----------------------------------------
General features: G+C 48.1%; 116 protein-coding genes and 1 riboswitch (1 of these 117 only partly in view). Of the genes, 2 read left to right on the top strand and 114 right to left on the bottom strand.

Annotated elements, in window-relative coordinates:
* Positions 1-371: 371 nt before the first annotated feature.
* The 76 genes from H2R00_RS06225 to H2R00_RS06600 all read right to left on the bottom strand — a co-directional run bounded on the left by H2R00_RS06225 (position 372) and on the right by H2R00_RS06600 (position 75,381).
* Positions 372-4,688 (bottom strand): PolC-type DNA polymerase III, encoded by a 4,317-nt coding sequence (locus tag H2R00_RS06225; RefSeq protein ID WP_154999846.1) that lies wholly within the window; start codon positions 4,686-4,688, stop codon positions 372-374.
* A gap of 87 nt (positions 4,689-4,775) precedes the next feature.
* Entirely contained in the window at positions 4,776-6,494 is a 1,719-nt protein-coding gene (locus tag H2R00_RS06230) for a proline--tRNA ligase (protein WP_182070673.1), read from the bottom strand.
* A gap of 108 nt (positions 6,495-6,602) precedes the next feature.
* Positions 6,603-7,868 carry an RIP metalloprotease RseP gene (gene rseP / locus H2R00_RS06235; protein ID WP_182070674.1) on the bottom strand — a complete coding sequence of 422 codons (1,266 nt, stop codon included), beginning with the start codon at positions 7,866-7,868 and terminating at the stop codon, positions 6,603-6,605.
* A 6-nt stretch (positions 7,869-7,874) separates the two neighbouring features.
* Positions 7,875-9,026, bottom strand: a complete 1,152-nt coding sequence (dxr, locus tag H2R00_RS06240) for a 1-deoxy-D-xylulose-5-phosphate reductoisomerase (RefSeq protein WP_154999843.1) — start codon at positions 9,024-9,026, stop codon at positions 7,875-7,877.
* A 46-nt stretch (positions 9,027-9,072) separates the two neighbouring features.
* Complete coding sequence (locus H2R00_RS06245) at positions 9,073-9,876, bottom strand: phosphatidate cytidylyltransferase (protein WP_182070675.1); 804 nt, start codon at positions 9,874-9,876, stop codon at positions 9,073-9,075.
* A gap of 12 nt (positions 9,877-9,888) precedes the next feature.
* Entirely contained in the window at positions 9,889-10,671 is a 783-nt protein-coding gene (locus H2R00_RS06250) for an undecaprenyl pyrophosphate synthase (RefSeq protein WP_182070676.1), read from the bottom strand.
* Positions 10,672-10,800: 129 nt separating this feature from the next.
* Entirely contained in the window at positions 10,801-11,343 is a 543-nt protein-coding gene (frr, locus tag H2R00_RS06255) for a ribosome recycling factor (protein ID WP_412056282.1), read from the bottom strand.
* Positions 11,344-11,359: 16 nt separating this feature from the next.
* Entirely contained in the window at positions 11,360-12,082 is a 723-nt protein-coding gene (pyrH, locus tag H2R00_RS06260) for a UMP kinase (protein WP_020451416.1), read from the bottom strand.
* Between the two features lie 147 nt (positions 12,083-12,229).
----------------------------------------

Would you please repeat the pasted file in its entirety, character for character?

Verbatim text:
General features: G+C 48.1%; 116 protein-coding genes and 1 riboswitch (1 of these 117 only partly in view). Of the genes, 2 read left to right on the top strand and 114 right to left on the bottom strand.

Annotated elements, in window-relative coordinates:
* Positions 1-371: 371 nt before the first annotated feature.
* The 76 genes from H2R00_RS06225 to H2R00_RS06600 all read right to left on the bottom strand — a co-directional run bounded on the left by H2R00_RS06225 (position 372) and on the right by H2R00_RS06600 (position 75,381).
* Positions 372-4,688 (bottom strand): PolC-type DNA polymerase III, encoded by a 4,317-nt coding sequence (locus tag H2R00_RS06225; RefSeq protein ID WP_154999846.1) that lies wholly within the window; start codon positions 4,686-4,688, stop codon positions 372-374.
* A gap of 87 nt (positions 4,689-4,775) precedes the next feature.
* Entirely contained in the window at positions 4,776-6,494 is a 1,719-nt protein-coding gene (locus tag H2R00_RS06230) for a proline--tRNA ligase (protein WP_182070673.1), read from the bottom strand.
* A gap of 108 nt (positions 6,495-6,602) precedes the next feature.
* Positions 6,603-7,868 carry an RIP metalloprotease RseP gene (gene rseP / locus H2R00_RS06235; protein ID WP_182070674.1) on the bottom strand — a complete coding sequence of 422 codons (1,266 nt, stop codon included), beginning with the start codon at positions 7,866-7,868 and terminating at the stop codon, positions 6,603-6,605.
* A 6-nt stretch (positions 7,869-7,874) separates the two neighbouring features.
* Positions 7,875-9,026, bottom strand: a complete 1,152-nt coding sequence (dxr, locus tag H2R00_RS06240) for a 1-deoxy-D-xylulose-5-phosphate reductoisomerase (RefSeq protein WP_154999843.1) — start codon at positions 9,024-9,026, stop codon at positions 7,875-7,877.
* A 46-nt stretch (positions 9,027-9,072) separates the two neighbouring features.
* Complete coding sequence (locus H2R00_RS06245) at positions 9,073-9,876, bottom strand: phosphatidate cytidylyltransferase (protein WP_182070675.1); 804 nt, start codon at positions 9,874-9,876, stop codon at positions 9,073-9,075.
* A gap of 12 nt (positions 9,877-9,888) precedes the next feature.
* Entirely contained in the window at positions 9,889-10,671 is a 783-nt protein-coding gene (locus H2R00_RS06250) for an undecaprenyl pyrophosphate synthase (RefSeq protein WP_182070676.1), read from the bottom strand.
* Positions 10,672-10,800: 129 nt separating this feature from the next.
* Entirely contained in the window at positions 10,801-11,343 is a 543-nt protein-coding gene (frr, locus tag H2R00_RS06255) for a ribosome recycling factor (protein ID WP_412056282.1), read from the bottom strand.
* Positions 11,344-11,359: 16 nt separating this feature from the next.
* Entirely contained in the window at positions 11,360-12,082 is a 723-nt protein-coding gene (pyrH, locus tag H2R00_RS06260) for a UMP kinase (protein WP_020451416.1), read from the bottom strand.
* Between the two features lie 147 nt (positions 12,083-12,229).